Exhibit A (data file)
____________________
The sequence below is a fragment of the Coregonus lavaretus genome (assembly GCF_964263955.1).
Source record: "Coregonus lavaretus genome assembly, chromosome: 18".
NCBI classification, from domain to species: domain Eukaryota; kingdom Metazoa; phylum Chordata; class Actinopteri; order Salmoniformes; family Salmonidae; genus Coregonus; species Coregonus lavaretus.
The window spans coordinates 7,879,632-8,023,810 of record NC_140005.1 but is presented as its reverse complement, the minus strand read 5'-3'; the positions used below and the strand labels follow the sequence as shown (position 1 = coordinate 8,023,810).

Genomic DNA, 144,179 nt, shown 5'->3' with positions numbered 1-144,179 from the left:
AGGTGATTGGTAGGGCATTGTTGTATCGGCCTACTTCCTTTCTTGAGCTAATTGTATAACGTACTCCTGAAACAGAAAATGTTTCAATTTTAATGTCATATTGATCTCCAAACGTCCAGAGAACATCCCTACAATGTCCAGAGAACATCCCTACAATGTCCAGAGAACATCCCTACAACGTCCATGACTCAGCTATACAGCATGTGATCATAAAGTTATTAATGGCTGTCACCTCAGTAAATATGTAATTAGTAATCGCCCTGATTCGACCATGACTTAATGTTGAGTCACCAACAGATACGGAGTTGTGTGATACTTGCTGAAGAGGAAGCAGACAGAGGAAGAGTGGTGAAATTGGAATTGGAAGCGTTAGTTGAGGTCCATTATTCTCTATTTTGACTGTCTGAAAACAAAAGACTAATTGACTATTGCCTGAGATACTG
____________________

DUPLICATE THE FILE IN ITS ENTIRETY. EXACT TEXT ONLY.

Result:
The sequence below is a fragment of the Coregonus lavaretus genome (assembly GCF_964263955.1).
Source record: "Coregonus lavaretus genome assembly, chromosome: 18".
NCBI classification, from domain to species: domain Eukaryota; kingdom Metazoa; phylum Chordata; class Actinopteri; order Salmoniformes; family Salmonidae; genus Coregonus; species Coregonus lavaretus.
The window spans coordinates 7,879,632-8,023,810 of record NC_140005.1 but is presented as its reverse complement, the minus strand read 5'-3'; the positions used below and the strand labels follow the sequence as shown (position 1 = coordinate 8,023,810).

Genomic DNA, 144,179 nt, shown 5'->3' with positions numbered 1-144,179 from the left:
AGGTGATTGGTAGGGCATTGTTGTATCGGCCTACTTCCTTTCTTGAGCTAATTGTATAACGTACTCCTGAAACAGAAAATGTTTCAATTTTAATGTCATATTGATCTCCAAACGTCCAGAGAACATCCCTACAATGTCCAGAGAACATCCCTACAATGTCCAGAGAACATCCCTACAACGTCCATGACTCAGCTATACAGCATGTGATCATAAAGTTATTAATGGCTGTCACCTCAGTAAATATGTAATTAGTAATCGCCCTGATTCGACCATGACTTAATGTTGAGTCACCAACAGATACGGAGTTGTGTGATACTTGCTGAAGAGGAAGCAGACAGAGGAAGAGTGGTGAAATTGGAATTGGAAGCGTTAGTTGAGGTCCATTATTCTCTATTTTGACTGTCTGAAAACAAAAGACTAATTGACTATTGCCTGAGATACTG